Diffusion through colloidal shells under stress

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Entry by Emily Redston, AP 225, Fall 2011

Work in Progress


Diffusion through colloidal shells under stress by J. Guery, J. Baudry, D. A. Weitz, P. M. Chaikin, and J. Bibette. Phys. Rev. E 79, 060402(R) (2009).


One area of great interest in soft matter is encapsulation. With applications in almost all types of industrial domains, from the oil industry to food packaging, efficient storage of gases and liquid in solid containers is of tremendous technological and economical importance. Furthermore, encapsulation of active ingredients such as drugs, proteins, nutrients, or vitamins is essential for a myriad of applications, such as drug delivery and agrichemicals.

The goal of encapsulation is to protect the delicate substances inside from a harsh environment, and to retain their activity until some required time. Long-term storage of liquids or gases often involve internal pressures, which increase the tensile stress of the container wall. At a colloidal scale, it is the osmotic pressure difference between the internal and external medium that is relevant, rather than the hydrostatic pressure. Eyring proposed that the permeability of solids is associated with a diffusive process involving an activation mechanism. Unfortunately, many of his ideas have not been tested quantitatively and thus many fundamental concepts are not fully understood.

In this paper, the authors propose a very cute little experiment that tests some of Eyring's ideas. By using core-shell (liquid core - solid shell) colloidal particles that are sensitive to osmotic pressure, they are able to follow the permeation of encapsulated probes at various stresses.

The Core-Shell Colloids

The authors create these colloidal shells using a double emulsion, which consists of droplets of water in larger drops of crystallizable oil. The oil is a mixture of crystallizable triglycerids, which allows the authors to make the emulsion at high temperature, around 70°C, where the oil is fluid, and then cool the sample to solidify the oil, creating a robust shell. The robust solid shell is only achieved at temperatures below the melting temperature of the oil (around 45°C). NaCl is added to the water to prevent ripening of the droplets, and glucose is also added to match the chemical potential of the inner water to the continuous phase water. The osmotic pressure difference is then deduced from the concentration of salt and glucose.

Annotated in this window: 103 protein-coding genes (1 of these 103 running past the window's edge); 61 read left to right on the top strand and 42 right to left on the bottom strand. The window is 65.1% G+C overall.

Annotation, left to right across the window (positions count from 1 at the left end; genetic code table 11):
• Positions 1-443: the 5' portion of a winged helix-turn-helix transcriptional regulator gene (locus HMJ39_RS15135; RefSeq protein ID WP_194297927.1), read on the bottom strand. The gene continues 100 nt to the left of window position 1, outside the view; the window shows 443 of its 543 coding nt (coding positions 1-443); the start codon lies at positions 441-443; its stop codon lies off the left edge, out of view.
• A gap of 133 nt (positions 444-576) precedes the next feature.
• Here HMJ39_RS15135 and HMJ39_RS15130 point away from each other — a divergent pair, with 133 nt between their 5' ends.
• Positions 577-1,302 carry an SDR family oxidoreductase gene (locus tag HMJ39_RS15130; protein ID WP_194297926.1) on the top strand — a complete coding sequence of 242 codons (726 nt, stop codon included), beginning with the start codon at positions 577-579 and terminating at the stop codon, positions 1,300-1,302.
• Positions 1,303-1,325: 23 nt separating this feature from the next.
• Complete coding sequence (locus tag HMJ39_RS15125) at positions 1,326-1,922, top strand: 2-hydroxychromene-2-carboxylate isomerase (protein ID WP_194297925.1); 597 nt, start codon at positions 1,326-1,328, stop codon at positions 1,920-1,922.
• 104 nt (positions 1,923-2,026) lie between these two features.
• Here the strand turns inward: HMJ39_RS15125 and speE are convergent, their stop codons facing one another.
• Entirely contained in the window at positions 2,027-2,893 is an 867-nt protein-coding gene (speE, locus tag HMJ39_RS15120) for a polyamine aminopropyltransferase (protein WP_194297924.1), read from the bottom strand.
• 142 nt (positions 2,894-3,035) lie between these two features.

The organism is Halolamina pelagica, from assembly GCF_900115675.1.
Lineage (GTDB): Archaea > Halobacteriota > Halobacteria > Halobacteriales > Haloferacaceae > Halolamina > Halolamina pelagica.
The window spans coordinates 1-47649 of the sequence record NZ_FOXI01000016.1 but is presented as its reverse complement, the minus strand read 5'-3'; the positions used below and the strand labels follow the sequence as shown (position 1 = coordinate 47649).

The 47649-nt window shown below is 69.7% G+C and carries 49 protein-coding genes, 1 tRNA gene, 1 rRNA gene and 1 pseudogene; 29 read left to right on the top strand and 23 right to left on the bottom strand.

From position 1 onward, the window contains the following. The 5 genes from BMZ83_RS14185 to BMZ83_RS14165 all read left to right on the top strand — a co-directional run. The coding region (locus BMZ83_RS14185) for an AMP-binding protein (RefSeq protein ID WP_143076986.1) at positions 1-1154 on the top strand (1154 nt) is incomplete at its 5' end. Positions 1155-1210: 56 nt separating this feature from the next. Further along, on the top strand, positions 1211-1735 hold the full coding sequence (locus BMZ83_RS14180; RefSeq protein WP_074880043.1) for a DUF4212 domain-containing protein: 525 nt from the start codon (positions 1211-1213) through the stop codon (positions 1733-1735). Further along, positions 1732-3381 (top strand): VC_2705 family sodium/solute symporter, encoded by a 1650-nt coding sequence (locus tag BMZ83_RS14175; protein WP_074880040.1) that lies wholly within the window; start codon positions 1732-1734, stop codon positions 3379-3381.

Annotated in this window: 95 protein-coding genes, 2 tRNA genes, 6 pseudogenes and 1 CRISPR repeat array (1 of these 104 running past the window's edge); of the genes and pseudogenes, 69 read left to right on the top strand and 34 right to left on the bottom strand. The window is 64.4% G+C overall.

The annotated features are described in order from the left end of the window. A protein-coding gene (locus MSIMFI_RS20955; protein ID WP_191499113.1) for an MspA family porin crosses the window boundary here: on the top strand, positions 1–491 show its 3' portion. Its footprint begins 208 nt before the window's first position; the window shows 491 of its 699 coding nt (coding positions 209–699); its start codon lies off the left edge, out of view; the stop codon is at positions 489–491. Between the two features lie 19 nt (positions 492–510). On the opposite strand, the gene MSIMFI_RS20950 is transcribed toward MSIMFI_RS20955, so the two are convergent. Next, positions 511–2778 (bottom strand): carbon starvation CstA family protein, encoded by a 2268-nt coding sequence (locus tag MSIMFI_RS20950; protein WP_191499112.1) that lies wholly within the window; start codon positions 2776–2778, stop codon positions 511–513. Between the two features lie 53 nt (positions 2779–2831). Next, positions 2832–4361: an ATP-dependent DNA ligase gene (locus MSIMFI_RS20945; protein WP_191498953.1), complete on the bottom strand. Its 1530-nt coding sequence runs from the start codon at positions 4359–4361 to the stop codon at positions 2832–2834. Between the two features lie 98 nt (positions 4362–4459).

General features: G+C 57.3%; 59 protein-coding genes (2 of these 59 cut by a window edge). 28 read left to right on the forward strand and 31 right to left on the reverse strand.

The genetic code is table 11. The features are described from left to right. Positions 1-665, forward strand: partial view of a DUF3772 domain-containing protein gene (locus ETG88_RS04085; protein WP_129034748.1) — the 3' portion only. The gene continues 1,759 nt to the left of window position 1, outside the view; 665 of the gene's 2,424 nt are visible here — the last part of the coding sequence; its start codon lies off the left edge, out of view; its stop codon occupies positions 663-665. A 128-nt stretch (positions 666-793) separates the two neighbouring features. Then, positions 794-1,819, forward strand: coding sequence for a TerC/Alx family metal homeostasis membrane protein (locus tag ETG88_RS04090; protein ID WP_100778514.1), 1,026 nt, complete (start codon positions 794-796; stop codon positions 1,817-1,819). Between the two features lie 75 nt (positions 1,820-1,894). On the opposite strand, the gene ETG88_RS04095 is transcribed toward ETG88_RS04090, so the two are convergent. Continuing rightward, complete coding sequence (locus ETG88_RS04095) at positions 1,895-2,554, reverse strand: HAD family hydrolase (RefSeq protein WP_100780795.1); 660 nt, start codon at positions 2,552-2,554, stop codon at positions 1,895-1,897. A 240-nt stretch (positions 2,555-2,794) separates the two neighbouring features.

Experiments and Results

Figure 1. (a) Temporal evolution of the fractional release (X) for a shell composed of pure oil DM, at different temperatures: (<math>\circ</math>) 15 °C; (<math>\triangle</math>) 45 ° C; (<math>\diamond</math>) 60 ° C; and (<math>\Box</math>) 65 ° C. The solid lines correspond to the best adjustment of the data with the equation: X(t)=1−[(1−<math>X_{0}</math>)exp(−<math>\Beta_{0}</math>t)]. (b) Evolution of the characteristic relaxation rate <math>\Beta_{0}</math> in logarithmic scale with 1/<math>k_{B}</math><math>T_{r}</math>. The solid line corresponds to an exponential adjustment.

Potentiometric titraion is used to measure the concentration of chloride ions as they are released into the continuous water phase. The relative ionic concentraion in the water ouside of the colloids, X, can then be found by normalizing the concentration at each time by the value obtained when all ions are released. Fig. 1(a) shows this fractional release X as a function of time at different temperatures (from 15 to 65°C for the oil). At 15°C the oil is essentially solid, while at 65°C it is entirely melted.